The allowance of postpetition interest in solvent debtor chapter 11 cases has become an important issue in recent years for corporate issuers, bondholders and other creditors. This post will examine a recent decision in the Hertz case by Judge Mary Walrath of the U.S. Bankruptcy Court for the District of Delaware on the rate of interest payable to unsecured creditors who are entitled under the Bankruptcy Code to full payment of their claims under a plan of reorganization. (Judge Walrath also addressed other topics in her decision pertaining to the allowance of make-whole premiums, which were examined in an earlier post.)
The Hertz Corporation filed for protection under chapter 11 of the U.S. Bankruptcy Code in May 2020, its business decimated by the Covid-19 pandemic. In little more than a year, however, it had recovered so successfully that it was able to propose a plan of reorganization that purported to pay unsecured creditors in full.
Hertz claimed that under its plan, the holders of its over $2.7 billion of unsecured bonds were “unimpaired.” Hertz’s plan proposed to pay the bondholders the full principal amount of the bonds, and interest accrued during the course of the chapter 11 case at the federal judgment rate rather than the significantly higher rate set forth under the terms of the bonds and the indentures.
The bondholders disputed that their claims were unimpaired because, among other things, the plan did not provide for payment at the contract rate under the indentures. They also argued that a pre-Bankruptcy Code equitable doctrine commonly known as the “solvent debtor exception” entitled them to full payment of interest.
The two sides agreed to let the plan proceed to confirmation and have Judge Walrath determine afterwards what the bondholders were entitled to receive. Post-confirmation, Hertz moved to dismiss the bondholders’ claims for postpetition interest at the contract rate under the indentures.
Judge Walrath’s Analysis
In her decision on Hertz’s motion to dismiss the claims, Judge Walrath looked at the Bankruptcy Code to resolve whether the contract rate or the federal judgment rate would apply on any allowed postpetition interest.
Non-Impairment – Under the Bankruptcy Code, creditors’ claims are unimpaired if “the plan . . . leaves unaltered the legal, equitable and contractual rights” of the holder of such claim. Unimpaired creditors do not have a right under the Bankruptcy Code to vote to accept or reject a proposed plan, but are instead deemed to accept. The bondholders asserted that their treatment as unimpaired creditors under the plan entitled them to all of their rights under the indentures, including the payment of both the make-whole premiums and interest at the contract rate.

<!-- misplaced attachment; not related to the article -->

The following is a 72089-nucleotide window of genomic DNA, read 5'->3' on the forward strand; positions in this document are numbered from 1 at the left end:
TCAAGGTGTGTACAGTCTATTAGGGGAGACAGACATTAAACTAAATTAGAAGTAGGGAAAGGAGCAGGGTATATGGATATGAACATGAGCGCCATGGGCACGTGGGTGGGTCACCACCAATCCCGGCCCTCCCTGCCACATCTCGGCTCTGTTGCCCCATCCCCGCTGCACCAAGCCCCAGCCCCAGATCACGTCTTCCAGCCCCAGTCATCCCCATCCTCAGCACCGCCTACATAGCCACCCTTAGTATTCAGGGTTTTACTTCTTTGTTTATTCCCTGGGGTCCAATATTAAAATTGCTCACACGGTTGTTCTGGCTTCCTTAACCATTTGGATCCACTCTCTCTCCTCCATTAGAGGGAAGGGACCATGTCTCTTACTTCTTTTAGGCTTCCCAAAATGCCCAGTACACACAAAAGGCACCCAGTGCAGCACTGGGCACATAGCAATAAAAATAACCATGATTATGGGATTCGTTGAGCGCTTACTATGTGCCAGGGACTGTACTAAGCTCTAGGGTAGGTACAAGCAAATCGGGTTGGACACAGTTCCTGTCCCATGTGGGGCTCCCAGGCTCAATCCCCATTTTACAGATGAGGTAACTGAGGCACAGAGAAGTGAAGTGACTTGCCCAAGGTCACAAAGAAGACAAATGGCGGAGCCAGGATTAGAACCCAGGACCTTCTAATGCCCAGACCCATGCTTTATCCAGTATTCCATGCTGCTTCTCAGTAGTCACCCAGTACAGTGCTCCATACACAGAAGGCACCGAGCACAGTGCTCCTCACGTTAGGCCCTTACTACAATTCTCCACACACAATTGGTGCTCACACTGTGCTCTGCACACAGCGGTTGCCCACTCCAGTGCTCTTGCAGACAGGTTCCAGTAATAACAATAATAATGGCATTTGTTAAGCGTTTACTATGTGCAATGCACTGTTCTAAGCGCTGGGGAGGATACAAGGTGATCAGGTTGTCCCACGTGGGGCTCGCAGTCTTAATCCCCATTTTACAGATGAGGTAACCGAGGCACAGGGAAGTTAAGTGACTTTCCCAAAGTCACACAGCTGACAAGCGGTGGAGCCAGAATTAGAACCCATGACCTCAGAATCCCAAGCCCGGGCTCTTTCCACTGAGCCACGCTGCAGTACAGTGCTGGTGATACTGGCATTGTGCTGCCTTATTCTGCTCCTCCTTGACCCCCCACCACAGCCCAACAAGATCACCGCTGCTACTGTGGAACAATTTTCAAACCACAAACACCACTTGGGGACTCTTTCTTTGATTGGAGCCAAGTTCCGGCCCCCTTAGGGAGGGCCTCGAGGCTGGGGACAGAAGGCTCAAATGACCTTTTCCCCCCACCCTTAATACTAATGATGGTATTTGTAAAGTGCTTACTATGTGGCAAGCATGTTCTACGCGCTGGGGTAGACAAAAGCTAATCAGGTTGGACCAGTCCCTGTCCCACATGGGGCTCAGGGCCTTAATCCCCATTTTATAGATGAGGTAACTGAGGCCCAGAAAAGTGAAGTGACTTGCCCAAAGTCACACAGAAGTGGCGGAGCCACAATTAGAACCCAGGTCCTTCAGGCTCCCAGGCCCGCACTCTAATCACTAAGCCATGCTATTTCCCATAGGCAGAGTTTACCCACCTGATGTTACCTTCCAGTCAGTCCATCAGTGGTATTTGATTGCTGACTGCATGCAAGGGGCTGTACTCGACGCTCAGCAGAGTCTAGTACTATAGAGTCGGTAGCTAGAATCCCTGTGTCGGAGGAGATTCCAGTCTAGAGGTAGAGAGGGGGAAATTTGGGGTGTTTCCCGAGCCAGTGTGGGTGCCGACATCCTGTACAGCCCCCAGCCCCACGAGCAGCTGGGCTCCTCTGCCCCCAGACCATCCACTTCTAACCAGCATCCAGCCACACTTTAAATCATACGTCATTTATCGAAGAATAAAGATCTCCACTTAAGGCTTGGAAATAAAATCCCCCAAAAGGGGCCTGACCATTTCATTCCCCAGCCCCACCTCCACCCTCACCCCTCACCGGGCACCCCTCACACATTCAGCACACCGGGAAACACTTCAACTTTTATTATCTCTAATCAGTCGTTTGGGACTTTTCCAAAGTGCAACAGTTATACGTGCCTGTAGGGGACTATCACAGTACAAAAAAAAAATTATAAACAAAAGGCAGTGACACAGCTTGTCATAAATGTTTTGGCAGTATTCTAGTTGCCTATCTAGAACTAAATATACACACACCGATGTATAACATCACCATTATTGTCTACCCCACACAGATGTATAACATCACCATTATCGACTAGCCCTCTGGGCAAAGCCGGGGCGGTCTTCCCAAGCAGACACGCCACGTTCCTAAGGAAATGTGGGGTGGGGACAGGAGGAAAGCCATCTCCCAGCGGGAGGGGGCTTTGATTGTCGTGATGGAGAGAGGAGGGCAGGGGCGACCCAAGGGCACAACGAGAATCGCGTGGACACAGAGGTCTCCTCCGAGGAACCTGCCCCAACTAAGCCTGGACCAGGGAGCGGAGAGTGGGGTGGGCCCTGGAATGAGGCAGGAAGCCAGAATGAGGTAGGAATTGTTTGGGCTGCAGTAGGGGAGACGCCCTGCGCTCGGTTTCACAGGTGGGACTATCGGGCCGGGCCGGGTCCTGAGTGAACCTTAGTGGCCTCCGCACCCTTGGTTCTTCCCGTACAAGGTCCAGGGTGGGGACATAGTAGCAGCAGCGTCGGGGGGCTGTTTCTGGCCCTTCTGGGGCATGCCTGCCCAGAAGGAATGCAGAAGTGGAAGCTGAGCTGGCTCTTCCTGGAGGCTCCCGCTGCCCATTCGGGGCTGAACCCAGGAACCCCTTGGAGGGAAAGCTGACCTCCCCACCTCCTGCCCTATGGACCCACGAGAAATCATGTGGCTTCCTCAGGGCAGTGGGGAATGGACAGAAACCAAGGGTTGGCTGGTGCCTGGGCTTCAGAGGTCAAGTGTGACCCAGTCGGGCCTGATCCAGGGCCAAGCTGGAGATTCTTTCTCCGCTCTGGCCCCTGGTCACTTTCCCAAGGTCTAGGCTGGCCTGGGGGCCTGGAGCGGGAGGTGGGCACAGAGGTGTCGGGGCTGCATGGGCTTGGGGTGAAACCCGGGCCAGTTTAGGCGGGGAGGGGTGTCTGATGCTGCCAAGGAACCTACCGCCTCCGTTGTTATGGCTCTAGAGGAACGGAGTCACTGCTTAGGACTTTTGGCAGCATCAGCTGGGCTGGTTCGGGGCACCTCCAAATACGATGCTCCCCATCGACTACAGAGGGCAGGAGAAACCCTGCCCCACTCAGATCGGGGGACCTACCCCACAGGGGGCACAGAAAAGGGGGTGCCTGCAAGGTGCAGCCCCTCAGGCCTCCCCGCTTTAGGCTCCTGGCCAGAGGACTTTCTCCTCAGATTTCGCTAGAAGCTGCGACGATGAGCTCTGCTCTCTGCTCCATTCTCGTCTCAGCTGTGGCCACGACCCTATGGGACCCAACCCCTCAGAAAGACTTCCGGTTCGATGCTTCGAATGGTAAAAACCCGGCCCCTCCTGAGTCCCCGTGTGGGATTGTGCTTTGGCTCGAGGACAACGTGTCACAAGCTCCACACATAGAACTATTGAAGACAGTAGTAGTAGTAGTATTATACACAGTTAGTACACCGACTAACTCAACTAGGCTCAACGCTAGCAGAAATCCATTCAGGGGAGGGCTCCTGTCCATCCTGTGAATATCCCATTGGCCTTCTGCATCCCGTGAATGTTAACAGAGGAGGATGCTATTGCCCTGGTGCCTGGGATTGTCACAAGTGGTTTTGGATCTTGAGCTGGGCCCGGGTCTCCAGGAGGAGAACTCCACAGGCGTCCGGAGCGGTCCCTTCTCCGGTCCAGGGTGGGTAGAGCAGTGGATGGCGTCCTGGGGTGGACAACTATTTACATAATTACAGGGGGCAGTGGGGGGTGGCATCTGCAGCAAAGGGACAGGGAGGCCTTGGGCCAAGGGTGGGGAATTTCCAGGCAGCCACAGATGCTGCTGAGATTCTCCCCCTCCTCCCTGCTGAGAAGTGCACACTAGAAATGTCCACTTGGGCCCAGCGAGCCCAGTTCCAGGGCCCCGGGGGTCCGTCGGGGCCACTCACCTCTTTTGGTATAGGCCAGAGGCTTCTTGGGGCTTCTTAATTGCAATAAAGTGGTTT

Judge Walrath disagreed. In most chapter 11 cases, section 502(b) of the Bankruptcy Code expressly disallows claims for “unmatured interest,” i.e, interest which had not yet accrued as of the commencement of the case. She cited a Third Circuit decision, PPI Enterprises, that held that a creditor’s claim was not impaired if the claim was limited or disallowed not by the plan itself, but rather by the Bankruptcy Code as a matter of law. Since section 502(b) disallows claims for unmatured interest, the failure under the plan to provide for payment of future unpaid interest would not constitute impairment.
Solvent Debtor Exception – The bondholders cited a number of pre-Bankruptcy Code cases which held that where a debtor is solvent, creditors are entitled to contract rate interest on their claims and other contractual rights before any value should go to shareholders.
The bondholders pointed to a recent decision by Judge Marvin Isgur in the Southern District of Texas who, faced with similar issues in the case of Ultra Petroleum Corp., ruled that the solvent debtor exception remained good law and effectively overrode section 502(b)’s disallowance of unmatured interest with respect to solvent debtors and required the payment of interest at the contract rate.
Judge Walrath acknowledged the solvent debtor exception, but interpreted it more narrowly than Judge Isgur. She pointed to section 726(a)(5) of the Bankruptcy Code, which provides for payment of interest “at the legal rate” in solvent debtor chapter 7 liquidation cases, and section 1129(a)(7) of the Bankruptcy Code, which mandates that impaired creditors be treated as well under a chapter 11 plan as they would under a hypothetical chapter 7 case.
Judge Walrath determined that the weight of caselaw authority viewed “the legal rate” under section 726(a)(5) as the federal judgment rate rather than contract rate interest. Reasoning further that Congress could not have intended for unimpaired creditors to be treated worse than impaired creditors, she held that the solvent debtor exception required payment of accrued and unpaid interest on the bonds at the federal judgment rate.
Judge Walrath recognized the solvent debtor exception to the disallowance of unmatured interest under section 502(b), but only to the extent of requiring payment of accrued postpetition interest at the federal judgment rate.
Value fluctuations stemming from the pandemic disruption and the subsequent rapid recovery, and ongoing economic volatility and uncertainty means that more solvent debtor cases can be expected moving forward into 2022. Given the influence of the Delaware Bankruptcy Court in large chapter 11 cases, Judge Walrath’s analysis in Hertz will inform the calculations of debtors and bondholders during plan negotiations in such cases.